Our Readers' Opinions
May 28, 2004

Open letter for HELP

To all my friends,

Those of us who have chosen amateur radio (ham radio) as a hobby, at this time of year in this part of the world, we prepare ourselves for the hurricane season by staging drills or simulation exercises where we test our ability and sharpen our skills to respond to an emergency. {{more}}
These exercises are more often than not conducted in the vulnerable areas of our country, so that we can familiarize ourselves with the terrain and establish friendly contact with the residents of those communities. This is extremely important should a disaster strike that community. We leave the comfort of our homes and spend 48 hours “in the field”, living in tents, testing our equipment and antennas and our general readiness.
In order to accomplish these training exercises, we have over the years used our personal equipment (we still do that) as well as equipment donated to our organization, but it is just basic equipment. We have no portable computers to interface with our transceivers so that we can download our own weather pictures; neither do we have any solar panels or wind generators to recharge our 12-volt car batteries used to power our radios if domestic power is not available, which is usually the case following a storm when power lines are down.
We at the Rainbow Radio League (RRL) would like to provide an even more reliable service and to extend the scope of our operations by placing wireless transceivers in these vulnerable communities, which would enable those communities to stay in contact with the outside world and other parts of the island despite the fact that their communities are cut off due to blocked or damaged roads and downed telephone lines.
The ideal “set up” should include two (2) transceivers similar in nature so that if one fails or is damaged, the “redundant” transceiver could be put in line to maintain the communication path to and from the disaster zone. These radios must be powered by 12-volt DC batteries and recharged using solar or wind power (renewable energy that is free) or a combination of both depending on the location.
Despite the fact that we have the manpower to operate the equipment and have identified vulnerable communities in SVG to place these radios, the money to purchase the equipment is not now available, hence this open request for help. Let me state emphatically that the equipment is needed before any disaster strikes for the simple reason that the persons operating the equipment can be familiar with its operation, and more importantly having a radio “in situ” and receiving reports from the disaster zone would greatly speed up the rescue, response and relief effort. The same equipment can also be used to receive the latest weather information from regional amateur radio networks which provide two daily weather reports during the entire hurricane season. When a storm is imminent, local and regional hams operate their stations around the clock. We place great significance on preparedness as the best form of mitigation in the effort to reduce or prevent the loss of life. Death is permanent, so preserving the life of our relatives or loved ones is of paramount importance to us. The communities identified for immediate help are Fancy, Mayreau and the North Leeward district. Union Island, Canouan, Owia and South Rivers are also on the priority list.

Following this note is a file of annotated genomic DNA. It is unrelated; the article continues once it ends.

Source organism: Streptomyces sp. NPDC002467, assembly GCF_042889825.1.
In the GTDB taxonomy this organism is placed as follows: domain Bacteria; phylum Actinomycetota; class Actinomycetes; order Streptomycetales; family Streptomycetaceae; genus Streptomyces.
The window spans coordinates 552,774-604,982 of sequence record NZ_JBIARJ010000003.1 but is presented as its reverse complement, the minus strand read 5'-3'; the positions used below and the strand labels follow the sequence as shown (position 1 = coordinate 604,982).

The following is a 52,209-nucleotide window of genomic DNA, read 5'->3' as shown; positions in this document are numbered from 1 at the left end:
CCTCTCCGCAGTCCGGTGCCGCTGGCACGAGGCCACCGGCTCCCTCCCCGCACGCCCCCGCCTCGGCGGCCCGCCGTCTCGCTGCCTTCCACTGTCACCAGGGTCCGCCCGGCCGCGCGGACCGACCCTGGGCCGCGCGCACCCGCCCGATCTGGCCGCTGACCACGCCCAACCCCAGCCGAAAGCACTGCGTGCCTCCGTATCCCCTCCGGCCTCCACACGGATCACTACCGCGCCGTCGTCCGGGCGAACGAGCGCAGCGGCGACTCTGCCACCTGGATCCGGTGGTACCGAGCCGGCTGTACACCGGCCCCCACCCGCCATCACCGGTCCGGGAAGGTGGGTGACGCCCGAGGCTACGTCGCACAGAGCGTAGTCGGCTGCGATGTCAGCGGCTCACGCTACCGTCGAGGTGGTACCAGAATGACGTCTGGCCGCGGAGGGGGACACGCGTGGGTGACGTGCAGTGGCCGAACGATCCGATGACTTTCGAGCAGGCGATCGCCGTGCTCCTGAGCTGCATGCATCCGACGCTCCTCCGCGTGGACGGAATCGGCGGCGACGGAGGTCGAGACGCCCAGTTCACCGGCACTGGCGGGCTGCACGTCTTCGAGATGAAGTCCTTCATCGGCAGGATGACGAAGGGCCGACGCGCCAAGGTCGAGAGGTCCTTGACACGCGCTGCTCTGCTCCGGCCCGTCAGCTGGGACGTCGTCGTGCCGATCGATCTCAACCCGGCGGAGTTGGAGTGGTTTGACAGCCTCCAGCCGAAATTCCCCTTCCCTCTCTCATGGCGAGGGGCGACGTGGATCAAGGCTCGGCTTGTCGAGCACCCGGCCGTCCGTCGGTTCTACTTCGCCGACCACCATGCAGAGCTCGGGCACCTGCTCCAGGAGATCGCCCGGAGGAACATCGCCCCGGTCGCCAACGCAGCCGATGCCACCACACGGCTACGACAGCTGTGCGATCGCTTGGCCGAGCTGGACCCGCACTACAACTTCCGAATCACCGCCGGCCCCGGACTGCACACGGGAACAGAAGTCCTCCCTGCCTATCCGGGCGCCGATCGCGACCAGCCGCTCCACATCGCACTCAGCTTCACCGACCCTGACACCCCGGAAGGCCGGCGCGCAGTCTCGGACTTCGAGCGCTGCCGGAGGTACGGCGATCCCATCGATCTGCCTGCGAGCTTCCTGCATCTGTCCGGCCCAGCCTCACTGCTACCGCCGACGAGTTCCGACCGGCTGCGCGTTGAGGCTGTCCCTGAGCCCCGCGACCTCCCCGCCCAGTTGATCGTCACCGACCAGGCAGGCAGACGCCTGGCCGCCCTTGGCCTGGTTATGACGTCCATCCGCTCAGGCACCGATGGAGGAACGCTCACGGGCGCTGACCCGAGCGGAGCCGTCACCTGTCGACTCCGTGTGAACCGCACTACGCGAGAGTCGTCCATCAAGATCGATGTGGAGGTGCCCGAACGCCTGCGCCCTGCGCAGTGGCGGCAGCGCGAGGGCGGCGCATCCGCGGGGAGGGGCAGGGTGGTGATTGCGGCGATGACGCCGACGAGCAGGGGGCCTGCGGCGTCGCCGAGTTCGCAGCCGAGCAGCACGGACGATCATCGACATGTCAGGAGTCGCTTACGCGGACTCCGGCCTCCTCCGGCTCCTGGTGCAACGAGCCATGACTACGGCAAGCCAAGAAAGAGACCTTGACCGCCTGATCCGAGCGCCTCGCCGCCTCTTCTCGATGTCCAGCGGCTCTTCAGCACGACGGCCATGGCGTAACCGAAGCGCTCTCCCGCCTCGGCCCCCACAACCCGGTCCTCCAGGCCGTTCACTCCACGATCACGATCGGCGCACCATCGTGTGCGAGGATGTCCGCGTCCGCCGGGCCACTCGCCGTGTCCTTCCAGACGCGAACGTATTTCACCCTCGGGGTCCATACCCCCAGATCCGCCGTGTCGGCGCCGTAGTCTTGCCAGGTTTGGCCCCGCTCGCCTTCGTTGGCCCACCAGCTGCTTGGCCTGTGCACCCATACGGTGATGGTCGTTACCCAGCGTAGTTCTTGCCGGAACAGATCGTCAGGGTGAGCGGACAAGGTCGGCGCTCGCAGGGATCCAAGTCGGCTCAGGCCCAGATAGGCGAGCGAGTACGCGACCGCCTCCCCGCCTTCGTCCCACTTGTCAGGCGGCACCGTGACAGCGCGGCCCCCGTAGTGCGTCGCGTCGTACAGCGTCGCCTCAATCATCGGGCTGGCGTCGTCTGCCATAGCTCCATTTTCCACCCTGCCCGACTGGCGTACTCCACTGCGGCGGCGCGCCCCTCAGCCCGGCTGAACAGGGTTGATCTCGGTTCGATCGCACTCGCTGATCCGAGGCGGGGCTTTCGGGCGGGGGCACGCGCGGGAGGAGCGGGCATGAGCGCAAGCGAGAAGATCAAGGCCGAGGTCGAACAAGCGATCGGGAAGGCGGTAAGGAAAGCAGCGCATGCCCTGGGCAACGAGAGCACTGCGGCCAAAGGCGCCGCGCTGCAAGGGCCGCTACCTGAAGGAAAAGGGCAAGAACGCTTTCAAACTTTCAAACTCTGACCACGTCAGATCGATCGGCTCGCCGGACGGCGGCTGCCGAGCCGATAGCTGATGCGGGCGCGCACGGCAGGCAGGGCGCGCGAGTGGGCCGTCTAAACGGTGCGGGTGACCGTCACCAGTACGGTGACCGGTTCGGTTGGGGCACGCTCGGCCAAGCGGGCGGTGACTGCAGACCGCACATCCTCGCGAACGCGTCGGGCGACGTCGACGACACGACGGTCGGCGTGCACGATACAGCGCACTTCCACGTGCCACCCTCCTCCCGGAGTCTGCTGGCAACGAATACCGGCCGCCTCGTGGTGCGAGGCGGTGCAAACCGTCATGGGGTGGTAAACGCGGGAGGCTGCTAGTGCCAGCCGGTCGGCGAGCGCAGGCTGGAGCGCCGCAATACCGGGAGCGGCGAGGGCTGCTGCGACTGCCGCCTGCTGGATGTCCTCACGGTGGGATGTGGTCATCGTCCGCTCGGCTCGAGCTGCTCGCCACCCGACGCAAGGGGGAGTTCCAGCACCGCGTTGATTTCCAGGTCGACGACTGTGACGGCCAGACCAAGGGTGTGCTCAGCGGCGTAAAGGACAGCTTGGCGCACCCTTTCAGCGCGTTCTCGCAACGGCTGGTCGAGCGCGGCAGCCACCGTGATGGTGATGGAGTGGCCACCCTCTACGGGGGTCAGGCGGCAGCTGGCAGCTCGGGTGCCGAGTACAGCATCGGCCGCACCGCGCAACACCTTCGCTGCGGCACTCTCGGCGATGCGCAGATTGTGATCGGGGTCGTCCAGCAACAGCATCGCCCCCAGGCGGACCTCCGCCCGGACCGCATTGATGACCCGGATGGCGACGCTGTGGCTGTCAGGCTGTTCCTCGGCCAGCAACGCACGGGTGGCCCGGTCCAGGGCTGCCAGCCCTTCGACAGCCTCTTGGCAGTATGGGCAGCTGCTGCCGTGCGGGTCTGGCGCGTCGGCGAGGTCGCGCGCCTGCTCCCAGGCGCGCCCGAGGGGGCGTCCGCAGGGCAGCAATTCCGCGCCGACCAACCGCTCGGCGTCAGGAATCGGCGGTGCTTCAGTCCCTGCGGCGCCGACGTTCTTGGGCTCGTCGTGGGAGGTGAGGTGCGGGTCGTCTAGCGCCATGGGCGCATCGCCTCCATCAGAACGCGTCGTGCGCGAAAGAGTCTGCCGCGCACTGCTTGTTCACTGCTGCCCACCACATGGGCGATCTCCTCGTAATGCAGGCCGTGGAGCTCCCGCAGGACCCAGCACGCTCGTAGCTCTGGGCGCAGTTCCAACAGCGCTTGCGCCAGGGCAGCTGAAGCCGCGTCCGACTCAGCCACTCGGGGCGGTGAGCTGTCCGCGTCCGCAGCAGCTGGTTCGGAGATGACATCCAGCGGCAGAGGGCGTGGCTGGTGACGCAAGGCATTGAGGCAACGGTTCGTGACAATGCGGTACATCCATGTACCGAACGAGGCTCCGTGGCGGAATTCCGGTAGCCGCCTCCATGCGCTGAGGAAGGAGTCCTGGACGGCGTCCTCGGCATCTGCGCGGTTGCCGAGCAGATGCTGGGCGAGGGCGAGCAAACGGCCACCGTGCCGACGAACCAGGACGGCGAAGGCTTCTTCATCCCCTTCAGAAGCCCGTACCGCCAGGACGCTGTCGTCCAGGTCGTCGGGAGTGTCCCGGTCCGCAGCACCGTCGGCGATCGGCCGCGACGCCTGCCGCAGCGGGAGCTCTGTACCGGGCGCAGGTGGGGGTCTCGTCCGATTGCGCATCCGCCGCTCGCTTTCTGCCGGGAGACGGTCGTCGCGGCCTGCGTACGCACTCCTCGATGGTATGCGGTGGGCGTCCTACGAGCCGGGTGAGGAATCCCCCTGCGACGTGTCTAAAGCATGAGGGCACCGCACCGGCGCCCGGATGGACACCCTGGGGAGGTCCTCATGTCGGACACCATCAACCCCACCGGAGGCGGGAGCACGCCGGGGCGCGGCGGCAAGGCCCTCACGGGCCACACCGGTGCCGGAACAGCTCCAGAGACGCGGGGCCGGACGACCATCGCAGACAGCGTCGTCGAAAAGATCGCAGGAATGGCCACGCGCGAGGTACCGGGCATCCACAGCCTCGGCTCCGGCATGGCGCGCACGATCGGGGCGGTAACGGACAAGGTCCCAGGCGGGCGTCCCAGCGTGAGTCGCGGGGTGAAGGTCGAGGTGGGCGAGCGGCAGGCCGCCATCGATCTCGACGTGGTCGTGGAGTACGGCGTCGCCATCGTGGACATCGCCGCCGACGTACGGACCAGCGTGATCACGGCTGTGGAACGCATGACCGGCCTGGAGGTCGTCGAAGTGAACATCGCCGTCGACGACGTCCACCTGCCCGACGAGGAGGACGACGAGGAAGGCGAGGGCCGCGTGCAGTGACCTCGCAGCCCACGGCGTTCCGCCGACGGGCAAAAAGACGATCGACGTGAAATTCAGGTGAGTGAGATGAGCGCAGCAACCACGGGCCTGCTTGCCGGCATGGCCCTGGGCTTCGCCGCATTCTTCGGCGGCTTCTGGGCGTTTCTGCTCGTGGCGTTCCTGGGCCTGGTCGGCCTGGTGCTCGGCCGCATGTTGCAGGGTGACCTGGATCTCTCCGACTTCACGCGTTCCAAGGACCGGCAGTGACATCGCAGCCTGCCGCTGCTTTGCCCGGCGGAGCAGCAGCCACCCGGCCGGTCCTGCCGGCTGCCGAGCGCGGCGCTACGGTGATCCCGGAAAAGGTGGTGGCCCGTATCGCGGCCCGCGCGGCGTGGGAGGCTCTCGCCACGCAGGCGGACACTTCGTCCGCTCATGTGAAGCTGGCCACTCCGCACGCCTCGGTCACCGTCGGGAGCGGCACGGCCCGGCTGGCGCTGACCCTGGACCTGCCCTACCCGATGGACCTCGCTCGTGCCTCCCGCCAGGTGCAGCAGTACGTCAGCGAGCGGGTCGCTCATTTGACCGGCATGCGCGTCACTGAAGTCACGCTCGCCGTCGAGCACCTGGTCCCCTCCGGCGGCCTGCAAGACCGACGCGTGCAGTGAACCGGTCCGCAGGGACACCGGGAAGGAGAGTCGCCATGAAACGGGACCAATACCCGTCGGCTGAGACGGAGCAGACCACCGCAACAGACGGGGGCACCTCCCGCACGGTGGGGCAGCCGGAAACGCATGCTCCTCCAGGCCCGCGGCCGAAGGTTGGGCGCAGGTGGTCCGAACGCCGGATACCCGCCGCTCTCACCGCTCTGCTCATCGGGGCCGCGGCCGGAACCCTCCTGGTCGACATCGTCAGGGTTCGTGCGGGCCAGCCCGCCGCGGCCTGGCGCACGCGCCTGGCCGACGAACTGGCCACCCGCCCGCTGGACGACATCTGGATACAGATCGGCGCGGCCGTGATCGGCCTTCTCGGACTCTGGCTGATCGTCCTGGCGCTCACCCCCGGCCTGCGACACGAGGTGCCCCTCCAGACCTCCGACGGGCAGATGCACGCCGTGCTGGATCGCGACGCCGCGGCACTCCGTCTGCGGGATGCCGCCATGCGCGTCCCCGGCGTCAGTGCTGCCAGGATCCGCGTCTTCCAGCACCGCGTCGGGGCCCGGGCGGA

History will bear us out on the following: after a storm most of the infrastructural damage is sustained to assets belonging to the essential services. Reports abound of fallen power lines, broken water mains, damaged or toppled towers and the list can go on. Most of these reports can be relayed via this same equipment that we are now requesting. We are therefore appealing especially to CWSA, VINLEC, all telephone companies, SHELL, TEXACO and other good corporate institutions like National Lottery and all banks to provide some aspect of assistance to enable the RRL to continue to coordinate island-wide wireless radio coverage via HF SSB radios.
One must remember that it is the Vincentian consumers that make your business profitable, so plowing back some of your profits into the community will be an excellent and worthwhile gesture that will be appreciated for years to come. We are suggesting that one company might want to supply the solar panels or wind generators, while another company can supply the portable computers, transceivers, 12-volt batteries or a 4-wheel drive vehicle to improve our response capability. Here, the RRL also appeals to friends in the diaspora who understand these important needs to assist in whatever way possible. Then, there may be those companies or persons who can supply the “whole hog”, thereby speeding up the process of acquisition and installation of equipment. Whichever way assistance is given (although we prefer that donor agencies purchase and supply the equipment – the government provides hams with duty free concessions on this type of equipment), the RRL will ensure that the equipment is installed and maintained and persons trained to use the equipment.
And while on this subject of disaster readiness and mitigation, I am making a strong appeal to all business houses to conduct at least one fire drill annually as well as to train all staff with CPR skills. The person(s) you afford such training today might save your life tomorrow. The same is true by placing much needed equipment in vulnerable communities throughout SVG.
You may contact me at telephone
No. 527-7972 or electronically at daderiggs@hotmail.com
Donald A. De Riggs Director/RRL